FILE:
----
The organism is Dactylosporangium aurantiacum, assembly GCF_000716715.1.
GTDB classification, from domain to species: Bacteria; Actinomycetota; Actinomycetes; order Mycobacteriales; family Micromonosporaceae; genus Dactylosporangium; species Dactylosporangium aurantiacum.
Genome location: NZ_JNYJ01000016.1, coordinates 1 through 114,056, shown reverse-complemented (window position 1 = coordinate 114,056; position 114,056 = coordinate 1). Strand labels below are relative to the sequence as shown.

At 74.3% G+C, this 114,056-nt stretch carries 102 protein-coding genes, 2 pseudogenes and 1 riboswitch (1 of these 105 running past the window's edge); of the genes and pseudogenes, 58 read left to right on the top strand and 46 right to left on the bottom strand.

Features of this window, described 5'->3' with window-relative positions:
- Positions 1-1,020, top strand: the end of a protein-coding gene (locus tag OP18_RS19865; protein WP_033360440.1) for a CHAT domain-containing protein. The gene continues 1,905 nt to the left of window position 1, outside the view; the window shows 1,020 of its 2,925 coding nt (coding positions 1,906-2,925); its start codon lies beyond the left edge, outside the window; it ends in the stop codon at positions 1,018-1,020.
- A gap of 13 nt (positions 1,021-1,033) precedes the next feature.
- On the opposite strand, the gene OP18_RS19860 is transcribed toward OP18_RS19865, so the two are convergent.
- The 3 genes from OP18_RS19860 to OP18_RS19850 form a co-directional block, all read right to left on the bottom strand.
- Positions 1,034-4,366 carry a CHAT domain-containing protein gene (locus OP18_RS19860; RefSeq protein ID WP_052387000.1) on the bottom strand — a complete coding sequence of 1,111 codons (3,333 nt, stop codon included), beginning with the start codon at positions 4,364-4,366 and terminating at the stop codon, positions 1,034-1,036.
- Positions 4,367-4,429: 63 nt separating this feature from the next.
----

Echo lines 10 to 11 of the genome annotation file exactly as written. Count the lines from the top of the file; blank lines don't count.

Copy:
- Positions 1,034-4,366 carry a CHAT domain-containing protein gene (locus OP18_RS19860; RefSeq protein ID WP_052387000.1) on the bottom strand — a complete coding sequence of 1,111 codons (3,333 nt, stop codon included), beginning with the start codon at positions 4,364-4,366 and terminating at the stop codon, positions 1,034-1,036.
- Positions 4,367-4,429: 63 nt separating this feature from the next.